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The Wall Street Journal reports that Tyson Foods has reassured a federal district court that it is changing its approach to advertising of antibiotic-free chicken products. The assurances come a month after Tyson said that it would change its labels from reading “raised without antibiotics” to “chicken raised without antibiotics that impact antibiotic resistance in humans."

The change was made because of charges that Tyson’s so-called antibiotic-free chickens actually have been given an antibiotic called ionophores, which the Journal describes as “commonly added to poultry feed to help prevent an intestinal parasite that can lead to lower body weight or death in poultry, causing economic loss to producers. Ionophores aren't used in human medicine and therefore don't pose an immediate risk of causing antibiotic resistance in humans, something that is of growing concern to the medical and scientific communities.”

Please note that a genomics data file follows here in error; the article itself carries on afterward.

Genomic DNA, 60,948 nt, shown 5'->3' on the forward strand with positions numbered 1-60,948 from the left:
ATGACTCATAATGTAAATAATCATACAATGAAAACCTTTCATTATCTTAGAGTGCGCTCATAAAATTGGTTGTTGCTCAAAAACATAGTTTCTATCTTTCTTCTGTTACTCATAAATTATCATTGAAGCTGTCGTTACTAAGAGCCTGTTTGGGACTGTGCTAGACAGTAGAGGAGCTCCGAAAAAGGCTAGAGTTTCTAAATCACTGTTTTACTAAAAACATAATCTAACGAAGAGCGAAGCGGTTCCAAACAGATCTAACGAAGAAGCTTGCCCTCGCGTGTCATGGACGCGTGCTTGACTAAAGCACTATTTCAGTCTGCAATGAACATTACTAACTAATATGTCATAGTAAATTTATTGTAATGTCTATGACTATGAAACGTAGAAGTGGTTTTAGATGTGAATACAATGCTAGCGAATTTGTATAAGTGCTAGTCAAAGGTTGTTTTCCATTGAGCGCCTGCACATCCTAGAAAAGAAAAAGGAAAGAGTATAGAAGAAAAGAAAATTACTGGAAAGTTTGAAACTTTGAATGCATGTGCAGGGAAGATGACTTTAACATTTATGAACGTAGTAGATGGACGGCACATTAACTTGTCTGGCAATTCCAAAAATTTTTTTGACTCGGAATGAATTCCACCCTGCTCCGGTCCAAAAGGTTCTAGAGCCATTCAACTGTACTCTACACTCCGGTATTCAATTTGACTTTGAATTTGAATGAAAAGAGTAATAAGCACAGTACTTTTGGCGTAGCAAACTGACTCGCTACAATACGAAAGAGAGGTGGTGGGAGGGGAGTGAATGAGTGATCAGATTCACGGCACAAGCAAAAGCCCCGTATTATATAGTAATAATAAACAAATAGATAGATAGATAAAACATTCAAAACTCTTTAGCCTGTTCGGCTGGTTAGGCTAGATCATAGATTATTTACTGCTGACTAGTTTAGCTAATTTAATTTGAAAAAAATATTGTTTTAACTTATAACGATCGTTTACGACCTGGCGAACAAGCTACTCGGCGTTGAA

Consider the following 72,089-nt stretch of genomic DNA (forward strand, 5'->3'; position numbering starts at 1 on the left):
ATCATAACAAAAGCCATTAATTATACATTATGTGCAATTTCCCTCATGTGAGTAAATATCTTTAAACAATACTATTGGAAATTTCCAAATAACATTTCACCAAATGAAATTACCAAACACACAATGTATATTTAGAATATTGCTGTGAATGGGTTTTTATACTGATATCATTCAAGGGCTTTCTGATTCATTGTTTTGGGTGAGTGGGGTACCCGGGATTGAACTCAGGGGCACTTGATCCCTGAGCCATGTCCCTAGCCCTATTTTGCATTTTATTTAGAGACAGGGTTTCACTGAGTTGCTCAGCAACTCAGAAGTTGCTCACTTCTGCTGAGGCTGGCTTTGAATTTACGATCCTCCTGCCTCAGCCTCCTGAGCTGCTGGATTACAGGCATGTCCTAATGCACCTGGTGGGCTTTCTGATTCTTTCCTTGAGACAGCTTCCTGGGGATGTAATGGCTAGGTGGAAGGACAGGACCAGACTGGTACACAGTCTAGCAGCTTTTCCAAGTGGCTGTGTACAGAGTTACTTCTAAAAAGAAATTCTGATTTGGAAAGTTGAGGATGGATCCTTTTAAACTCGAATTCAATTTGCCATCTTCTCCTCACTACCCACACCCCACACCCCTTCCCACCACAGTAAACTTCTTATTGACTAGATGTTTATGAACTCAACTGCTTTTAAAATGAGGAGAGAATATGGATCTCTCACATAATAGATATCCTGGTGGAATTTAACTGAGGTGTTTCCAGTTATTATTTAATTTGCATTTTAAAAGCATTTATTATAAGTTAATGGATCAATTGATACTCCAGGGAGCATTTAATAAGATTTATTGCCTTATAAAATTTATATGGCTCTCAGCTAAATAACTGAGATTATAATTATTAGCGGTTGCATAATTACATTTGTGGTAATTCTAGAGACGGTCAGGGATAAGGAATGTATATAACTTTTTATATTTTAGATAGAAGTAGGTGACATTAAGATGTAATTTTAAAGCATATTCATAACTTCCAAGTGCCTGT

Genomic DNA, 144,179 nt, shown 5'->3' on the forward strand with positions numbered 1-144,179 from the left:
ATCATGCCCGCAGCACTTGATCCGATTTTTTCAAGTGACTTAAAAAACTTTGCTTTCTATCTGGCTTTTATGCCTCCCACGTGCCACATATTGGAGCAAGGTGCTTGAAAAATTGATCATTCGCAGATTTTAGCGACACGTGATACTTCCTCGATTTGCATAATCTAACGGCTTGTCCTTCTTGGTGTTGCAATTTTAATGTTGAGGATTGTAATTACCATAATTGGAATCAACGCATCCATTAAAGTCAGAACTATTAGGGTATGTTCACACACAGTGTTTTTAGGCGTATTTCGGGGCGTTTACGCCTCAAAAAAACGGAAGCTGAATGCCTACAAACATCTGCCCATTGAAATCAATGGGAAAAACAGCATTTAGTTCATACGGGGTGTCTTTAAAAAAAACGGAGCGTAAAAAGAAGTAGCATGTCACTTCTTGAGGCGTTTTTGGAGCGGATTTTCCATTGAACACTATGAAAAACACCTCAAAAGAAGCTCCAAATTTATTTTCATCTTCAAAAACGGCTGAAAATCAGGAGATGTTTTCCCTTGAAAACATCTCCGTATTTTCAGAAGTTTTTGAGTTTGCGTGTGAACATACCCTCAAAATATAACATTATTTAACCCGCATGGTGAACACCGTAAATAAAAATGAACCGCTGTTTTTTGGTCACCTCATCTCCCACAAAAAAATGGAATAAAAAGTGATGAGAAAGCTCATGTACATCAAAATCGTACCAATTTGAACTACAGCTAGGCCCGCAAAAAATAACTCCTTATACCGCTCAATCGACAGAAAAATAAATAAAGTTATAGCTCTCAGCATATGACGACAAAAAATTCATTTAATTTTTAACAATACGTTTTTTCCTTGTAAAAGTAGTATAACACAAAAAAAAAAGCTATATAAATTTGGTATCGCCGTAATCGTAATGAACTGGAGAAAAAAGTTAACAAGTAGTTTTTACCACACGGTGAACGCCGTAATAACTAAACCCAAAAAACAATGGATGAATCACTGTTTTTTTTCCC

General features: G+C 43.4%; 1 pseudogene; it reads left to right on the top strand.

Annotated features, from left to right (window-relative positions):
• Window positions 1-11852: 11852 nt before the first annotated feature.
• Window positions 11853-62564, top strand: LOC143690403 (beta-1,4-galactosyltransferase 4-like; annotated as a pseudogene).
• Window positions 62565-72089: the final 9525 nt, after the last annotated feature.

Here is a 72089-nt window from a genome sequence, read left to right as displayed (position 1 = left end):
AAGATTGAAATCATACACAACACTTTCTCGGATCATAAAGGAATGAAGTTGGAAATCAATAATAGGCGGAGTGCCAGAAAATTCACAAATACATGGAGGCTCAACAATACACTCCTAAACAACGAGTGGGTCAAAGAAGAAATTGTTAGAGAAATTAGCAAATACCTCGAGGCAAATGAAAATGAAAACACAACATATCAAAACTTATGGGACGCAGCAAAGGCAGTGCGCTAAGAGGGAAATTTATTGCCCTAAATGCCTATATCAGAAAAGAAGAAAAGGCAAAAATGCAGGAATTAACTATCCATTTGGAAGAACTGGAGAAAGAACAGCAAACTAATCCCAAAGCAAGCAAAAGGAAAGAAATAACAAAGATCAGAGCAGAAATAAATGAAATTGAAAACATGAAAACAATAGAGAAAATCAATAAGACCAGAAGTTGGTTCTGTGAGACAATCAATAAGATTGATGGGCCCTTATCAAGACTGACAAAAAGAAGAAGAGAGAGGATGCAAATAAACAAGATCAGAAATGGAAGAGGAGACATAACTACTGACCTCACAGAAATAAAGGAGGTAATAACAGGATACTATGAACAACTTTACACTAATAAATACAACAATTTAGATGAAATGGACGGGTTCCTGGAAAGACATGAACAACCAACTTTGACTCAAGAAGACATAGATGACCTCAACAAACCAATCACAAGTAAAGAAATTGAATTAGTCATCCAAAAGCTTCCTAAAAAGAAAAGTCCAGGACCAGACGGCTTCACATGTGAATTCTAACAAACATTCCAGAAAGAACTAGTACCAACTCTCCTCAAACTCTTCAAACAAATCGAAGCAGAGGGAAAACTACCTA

While Tyson has been changing its labels, it apparently did not change some of its advertising to reflect the wording change, and the company maintained that this was not required by its previous agreement. But now, under threat of litigation, Tyson has assured the courts that it will make the broader adjustment.

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